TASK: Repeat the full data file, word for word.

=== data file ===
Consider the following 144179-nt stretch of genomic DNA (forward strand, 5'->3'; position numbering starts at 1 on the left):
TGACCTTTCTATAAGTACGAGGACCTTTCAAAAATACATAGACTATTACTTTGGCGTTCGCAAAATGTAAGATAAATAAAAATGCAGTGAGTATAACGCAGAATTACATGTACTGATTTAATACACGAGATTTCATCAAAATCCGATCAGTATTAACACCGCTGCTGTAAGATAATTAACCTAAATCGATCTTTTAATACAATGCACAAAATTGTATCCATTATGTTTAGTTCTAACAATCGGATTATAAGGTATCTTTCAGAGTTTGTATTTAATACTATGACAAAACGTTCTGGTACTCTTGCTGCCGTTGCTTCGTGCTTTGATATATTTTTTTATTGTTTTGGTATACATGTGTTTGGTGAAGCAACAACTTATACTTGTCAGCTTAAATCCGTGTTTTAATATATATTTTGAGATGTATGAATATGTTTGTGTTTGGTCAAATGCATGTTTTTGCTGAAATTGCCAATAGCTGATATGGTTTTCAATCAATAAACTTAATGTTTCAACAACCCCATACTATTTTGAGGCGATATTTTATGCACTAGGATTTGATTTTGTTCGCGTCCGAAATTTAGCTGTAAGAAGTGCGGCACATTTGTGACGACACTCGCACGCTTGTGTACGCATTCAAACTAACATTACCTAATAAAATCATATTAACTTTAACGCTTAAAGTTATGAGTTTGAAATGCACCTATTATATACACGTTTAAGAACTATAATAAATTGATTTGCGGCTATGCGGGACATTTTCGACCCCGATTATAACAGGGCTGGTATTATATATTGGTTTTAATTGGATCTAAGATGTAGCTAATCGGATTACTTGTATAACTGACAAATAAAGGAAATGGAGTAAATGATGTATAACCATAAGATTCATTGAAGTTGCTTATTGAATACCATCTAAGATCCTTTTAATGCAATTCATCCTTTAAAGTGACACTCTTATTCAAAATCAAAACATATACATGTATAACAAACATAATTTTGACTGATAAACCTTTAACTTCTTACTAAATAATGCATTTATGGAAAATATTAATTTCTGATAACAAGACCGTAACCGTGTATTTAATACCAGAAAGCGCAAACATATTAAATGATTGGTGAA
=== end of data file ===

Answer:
Consider the following 144179-nt stretch of genomic DNA (forward strand, 5'->3'; position numbering starts at 1 on the left):
TGACCTTTCTATAAGTACGAGGACCTTTCAAAAATACATAGACTATTACTTTGGCGTTCGCAAAATGTAAGATAAATAAAAATGCAGTGAGTATAACGCAGAATTACATGTACTGATTTAATACACGAGATTTCATCAAAATCCGATCAGTATTAACACCGCTGCTGTAAGATAATTAACCTAAATCGATCTTTTAATACAATGCACAAAATTGTATCCATTATGTTTAGTTCTAACAATCGGATTATAAGGTATCTTTCAGAGTTTGTATTTAATACTATGACAAAACGTTCTGGTACTCTTGCTGCCGTTGCTTCGTGCTTTGATATATTTTTTTATTGTTTTGGTATACATGTGTTTGGTGAAGCAACAACTTATACTTGTCAGCTTAAATCCGTGTTTTAATATATATTTTGAGATGTATGAATATGTTTGTGTTTGGTCAAATGCATGTTTTTGCTGAAATTGCCAATAGCTGATATGGTTTTCAATCAATAAACTTAATGTTTCAACAACCCCATACTATTTTGAGGCGATATTTTATGCACTAGGATTTGATTTTGTTCGCGTCCGAAATTTAGCTGTAAGAAGTGCGGCACATTTGTGACGACACTCGCACGCTTGTGTACGCATTCAAACTAACATTACCTAATAAAATCATATTAACTTTAACGCTTAAAGTTATGAGTTTGAAATGCACCTATTATATACACGTTTAAGAACTATAATAAATTGATTTGCGGCTATGCGGGACATTTTCGACCCCGATTATAACAGGGCTGGTATTATATATTGGTTTTAATTGGATCTAAGATGTAGCTAATCGGATTACTTGTATAACTGACAAATAAAGGAAATGGAGTAAATGATGTATAACCATAAGATTCATTGAAGTTGCTTATTGAATACCATCTAAGATCCTTTTAATGCAATTCATCCTTTAAAGTGACACTCTTATTCAAAATCAAAACATATACATGTATAACAAACATAATTTTGACTGATAAACCTTTAACTTCTTACTAAATAATGCATTTATGGAAAATATTAATTTCTGATAACAAGACCGTAACCGTGTATTTAATACCAGAAAGCGCAAACATATTAAATGATTGGTGAA